A melt-down commonly describes the melting or dissolving of the outer protective case surrounding something. In the context of an economy, a melt-down will involve a gradual destruction or deconstruction of the building blocks or fabric of the system of financial and other structures of society The scale of the current economic melt-down is large and far-reaching, with implication for all constituent economies of the global village. It has the potential of not just slowing down the recent progress made by the economics of sub-Saharan Africa, but reversing the gains that have been accumulated thus far. For sub-Saharan African nations, this would be catastrophic as the momentum of economic growth that has been gathering in the past three or more years needs consolidation and can only best be maintained by an extended period of unbroken or continuous development.
Because of the inter-relatedness of the world economic system, crises in advanced economies will usually have significant effects on the financial sector, stock, commodity and foreign exchange markets of emerging economies. And, in view of the current banking crises in advanced economies, the impact of reduction in capital flow into the sub-Saharan African region, by way of credit and trade finance, can be both deep and protracted (Danninger, Balakrishnan, Elekdag and Tytell, 2009). When the consequences of contracted trade flows, occasioned by weakening demand in advanced economies are added to this picture, a dismal scenario regarding the scope of the problem at hand begins to emerge. Informed sources, including the World Bank, are of the opinion that a sharper recession is still possible, with the prospects of substantial disruptions and turmoil, which may include bank failures and currency crises occurring in a wide range of developing countries.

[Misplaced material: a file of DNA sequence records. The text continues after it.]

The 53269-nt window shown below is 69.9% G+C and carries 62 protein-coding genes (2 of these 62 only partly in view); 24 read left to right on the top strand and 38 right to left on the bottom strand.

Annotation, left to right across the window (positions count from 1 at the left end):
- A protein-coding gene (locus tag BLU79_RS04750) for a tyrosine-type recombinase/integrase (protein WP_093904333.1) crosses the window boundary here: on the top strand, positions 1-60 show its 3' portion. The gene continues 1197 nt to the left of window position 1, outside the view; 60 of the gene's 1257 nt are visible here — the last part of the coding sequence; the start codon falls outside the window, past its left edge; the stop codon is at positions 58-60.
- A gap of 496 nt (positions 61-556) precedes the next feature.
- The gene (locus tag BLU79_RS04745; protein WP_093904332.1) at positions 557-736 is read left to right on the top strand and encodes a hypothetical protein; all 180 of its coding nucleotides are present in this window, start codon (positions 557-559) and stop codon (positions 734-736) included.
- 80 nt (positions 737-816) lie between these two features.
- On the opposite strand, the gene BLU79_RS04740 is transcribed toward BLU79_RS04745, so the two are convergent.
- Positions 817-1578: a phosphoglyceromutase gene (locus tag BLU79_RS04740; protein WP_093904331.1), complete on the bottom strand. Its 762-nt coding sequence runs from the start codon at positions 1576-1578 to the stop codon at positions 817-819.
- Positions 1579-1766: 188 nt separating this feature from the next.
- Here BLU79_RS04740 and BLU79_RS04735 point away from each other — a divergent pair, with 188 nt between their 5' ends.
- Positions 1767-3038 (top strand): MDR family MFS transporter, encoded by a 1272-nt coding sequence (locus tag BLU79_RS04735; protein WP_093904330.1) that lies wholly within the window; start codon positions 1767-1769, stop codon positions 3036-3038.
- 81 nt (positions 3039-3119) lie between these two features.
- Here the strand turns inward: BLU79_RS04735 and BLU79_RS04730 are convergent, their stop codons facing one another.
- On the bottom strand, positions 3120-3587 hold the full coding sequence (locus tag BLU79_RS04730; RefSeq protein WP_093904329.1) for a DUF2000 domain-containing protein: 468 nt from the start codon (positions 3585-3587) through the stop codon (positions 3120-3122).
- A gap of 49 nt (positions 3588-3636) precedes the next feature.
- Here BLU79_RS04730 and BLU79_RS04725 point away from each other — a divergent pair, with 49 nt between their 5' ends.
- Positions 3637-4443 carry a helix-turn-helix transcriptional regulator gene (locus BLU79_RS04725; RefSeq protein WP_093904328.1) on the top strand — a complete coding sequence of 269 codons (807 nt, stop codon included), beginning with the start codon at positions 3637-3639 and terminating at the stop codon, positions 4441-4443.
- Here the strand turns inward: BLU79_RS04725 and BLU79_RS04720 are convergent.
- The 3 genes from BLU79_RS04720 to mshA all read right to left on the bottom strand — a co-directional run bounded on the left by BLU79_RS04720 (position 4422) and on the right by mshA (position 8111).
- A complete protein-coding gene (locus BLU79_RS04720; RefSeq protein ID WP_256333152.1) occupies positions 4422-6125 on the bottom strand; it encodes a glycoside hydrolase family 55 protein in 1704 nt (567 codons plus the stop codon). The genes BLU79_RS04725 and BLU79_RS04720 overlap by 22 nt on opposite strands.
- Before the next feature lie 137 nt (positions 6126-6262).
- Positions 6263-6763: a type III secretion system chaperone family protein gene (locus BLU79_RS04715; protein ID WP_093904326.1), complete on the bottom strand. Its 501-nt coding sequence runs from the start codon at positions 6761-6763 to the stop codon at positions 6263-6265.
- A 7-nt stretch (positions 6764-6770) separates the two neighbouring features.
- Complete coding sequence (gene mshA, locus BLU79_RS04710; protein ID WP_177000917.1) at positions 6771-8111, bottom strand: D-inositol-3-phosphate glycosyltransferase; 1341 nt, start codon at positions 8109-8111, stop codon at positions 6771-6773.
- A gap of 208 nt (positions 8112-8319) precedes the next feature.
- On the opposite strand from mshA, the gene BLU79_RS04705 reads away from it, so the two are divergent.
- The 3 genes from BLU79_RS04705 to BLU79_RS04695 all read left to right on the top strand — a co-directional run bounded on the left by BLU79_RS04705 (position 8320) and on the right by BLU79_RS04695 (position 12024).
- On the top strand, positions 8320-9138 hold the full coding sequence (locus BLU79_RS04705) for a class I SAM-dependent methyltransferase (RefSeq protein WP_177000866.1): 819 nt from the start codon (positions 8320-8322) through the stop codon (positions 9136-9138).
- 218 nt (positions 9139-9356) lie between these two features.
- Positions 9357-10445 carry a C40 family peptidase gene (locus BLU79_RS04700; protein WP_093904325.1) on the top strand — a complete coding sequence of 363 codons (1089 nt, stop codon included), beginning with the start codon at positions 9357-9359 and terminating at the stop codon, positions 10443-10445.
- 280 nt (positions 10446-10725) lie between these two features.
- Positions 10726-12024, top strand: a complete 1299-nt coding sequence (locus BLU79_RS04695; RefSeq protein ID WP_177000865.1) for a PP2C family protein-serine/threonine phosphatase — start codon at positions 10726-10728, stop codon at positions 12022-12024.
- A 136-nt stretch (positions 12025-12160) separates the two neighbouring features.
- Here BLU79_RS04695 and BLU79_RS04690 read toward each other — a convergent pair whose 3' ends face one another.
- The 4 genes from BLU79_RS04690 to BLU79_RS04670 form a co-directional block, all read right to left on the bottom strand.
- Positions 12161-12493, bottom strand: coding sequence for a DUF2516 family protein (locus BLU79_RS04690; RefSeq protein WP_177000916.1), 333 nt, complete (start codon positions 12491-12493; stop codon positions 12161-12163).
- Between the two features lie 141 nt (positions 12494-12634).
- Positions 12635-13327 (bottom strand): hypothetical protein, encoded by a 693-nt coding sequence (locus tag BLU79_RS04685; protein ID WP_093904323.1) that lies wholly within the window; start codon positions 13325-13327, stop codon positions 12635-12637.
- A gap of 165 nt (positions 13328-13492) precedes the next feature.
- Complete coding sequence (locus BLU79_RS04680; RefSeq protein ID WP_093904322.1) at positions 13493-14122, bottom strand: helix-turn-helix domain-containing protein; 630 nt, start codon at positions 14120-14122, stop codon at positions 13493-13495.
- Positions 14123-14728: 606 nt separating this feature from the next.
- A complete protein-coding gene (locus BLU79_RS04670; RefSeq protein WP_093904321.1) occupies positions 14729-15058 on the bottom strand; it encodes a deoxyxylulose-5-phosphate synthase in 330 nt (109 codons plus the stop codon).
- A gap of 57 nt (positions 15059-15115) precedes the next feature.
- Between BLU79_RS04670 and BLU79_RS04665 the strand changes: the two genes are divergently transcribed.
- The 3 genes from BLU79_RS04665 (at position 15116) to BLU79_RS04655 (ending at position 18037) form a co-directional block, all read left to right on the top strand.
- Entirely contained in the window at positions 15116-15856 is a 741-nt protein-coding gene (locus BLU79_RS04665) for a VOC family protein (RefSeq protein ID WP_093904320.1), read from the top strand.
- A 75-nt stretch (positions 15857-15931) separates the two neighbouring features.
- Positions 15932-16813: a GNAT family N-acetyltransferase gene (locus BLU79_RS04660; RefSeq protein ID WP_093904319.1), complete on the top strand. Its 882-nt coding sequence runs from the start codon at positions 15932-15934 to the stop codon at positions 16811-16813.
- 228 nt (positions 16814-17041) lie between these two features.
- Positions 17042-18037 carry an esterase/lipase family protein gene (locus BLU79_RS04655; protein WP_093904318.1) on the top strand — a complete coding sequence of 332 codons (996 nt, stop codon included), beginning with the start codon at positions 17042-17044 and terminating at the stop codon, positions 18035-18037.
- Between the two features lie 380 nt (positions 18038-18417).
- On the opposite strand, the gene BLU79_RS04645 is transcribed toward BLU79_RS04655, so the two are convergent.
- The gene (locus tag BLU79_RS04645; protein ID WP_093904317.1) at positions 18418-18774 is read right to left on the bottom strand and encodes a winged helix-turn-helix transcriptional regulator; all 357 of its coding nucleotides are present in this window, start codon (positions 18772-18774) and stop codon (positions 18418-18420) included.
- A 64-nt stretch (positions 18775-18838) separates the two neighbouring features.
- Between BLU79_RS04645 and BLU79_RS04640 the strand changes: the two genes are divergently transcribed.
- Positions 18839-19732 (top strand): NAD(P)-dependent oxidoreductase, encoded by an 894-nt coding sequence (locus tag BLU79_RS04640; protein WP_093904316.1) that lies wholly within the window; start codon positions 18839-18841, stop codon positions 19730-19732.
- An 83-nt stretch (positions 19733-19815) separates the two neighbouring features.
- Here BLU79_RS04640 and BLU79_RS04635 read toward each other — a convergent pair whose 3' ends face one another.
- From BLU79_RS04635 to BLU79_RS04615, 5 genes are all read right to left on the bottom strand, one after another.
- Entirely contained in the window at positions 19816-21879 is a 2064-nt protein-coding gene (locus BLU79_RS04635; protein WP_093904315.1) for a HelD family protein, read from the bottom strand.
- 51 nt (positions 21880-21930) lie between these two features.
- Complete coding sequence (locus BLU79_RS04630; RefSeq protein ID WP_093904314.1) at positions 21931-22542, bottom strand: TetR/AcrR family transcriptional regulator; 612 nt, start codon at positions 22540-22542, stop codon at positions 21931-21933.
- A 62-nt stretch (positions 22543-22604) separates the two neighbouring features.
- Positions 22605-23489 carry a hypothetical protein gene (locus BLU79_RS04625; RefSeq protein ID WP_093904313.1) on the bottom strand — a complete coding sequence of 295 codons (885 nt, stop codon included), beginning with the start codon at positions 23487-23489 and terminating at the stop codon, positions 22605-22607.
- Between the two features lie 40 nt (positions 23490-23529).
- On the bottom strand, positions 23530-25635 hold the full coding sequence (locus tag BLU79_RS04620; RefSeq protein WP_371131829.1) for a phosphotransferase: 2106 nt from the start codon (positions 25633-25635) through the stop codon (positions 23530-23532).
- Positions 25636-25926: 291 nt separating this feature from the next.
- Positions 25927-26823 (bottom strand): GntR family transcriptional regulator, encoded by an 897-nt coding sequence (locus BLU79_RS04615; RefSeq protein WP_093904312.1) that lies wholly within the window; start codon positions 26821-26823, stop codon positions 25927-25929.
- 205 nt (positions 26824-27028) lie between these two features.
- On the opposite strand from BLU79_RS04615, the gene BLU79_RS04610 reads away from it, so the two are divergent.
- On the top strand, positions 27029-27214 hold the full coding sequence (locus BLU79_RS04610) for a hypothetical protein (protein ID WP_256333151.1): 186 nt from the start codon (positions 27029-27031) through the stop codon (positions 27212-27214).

Besides its effect on the economic well-being of countries of sub-Sahara Africa, the current economic crises threatens the realisation of the Millennium Development Goals (MDGs), which is central to raising the standards and capacity of people of the region. Under the circumstances, there is urgent need to focus efforts on tackling the problem through coordinated strategy and policy responses. However, there must be a clear recognition of the fact that the scope and implications of the economic crises will vary widely across the region according to the nature, structure, responsiveness and linkage of each country’s economy to the global economic grid.
The objectives of this paper are to:
(i) Examine the process or methodology that strategies need to follow in order to enable nations, especially those with vulnerable economies, become sufficiently proactive and responsive in terms of economic positioning in normal and crises times.
(ii) Proffer suggestions on how countries of the sub-Sahara African Region should take appropriate advantage of the current melt-down to advance their own economic interests in international trade.
Strategy is arguably at the centre of all coordinated, integrated and cohesive corporate effort. It seeks to resolve three key issues. For a country the questions will be: Where are we now? Where do we want to be? How do we intend to get there? Just as effective business organisations are the ones that make conscious efforts at envisioning and defining their pattern of activities towards realising long-term goals, so do nations require clear strategies in order to excel. Clarity of the strategy, and therefore its enabling policies, is necessary in all ramifications of national development; be it in financial sector policies, monetary and fiscal policies, social security, health, education, infrastructures or macro-economic stabilisation measures: Whatever the strategy focus, it is important to understand the critical role that early response plays in ensuring optimal results. While costs of proactive strategy intervention may be large in the short-run, it is unarguable that the cost of inaction or reaction can be much higher. Preparedness therefore is the key to eliminating emergency, quick-fix actions in times of turbulence.
Duke is a lawmaker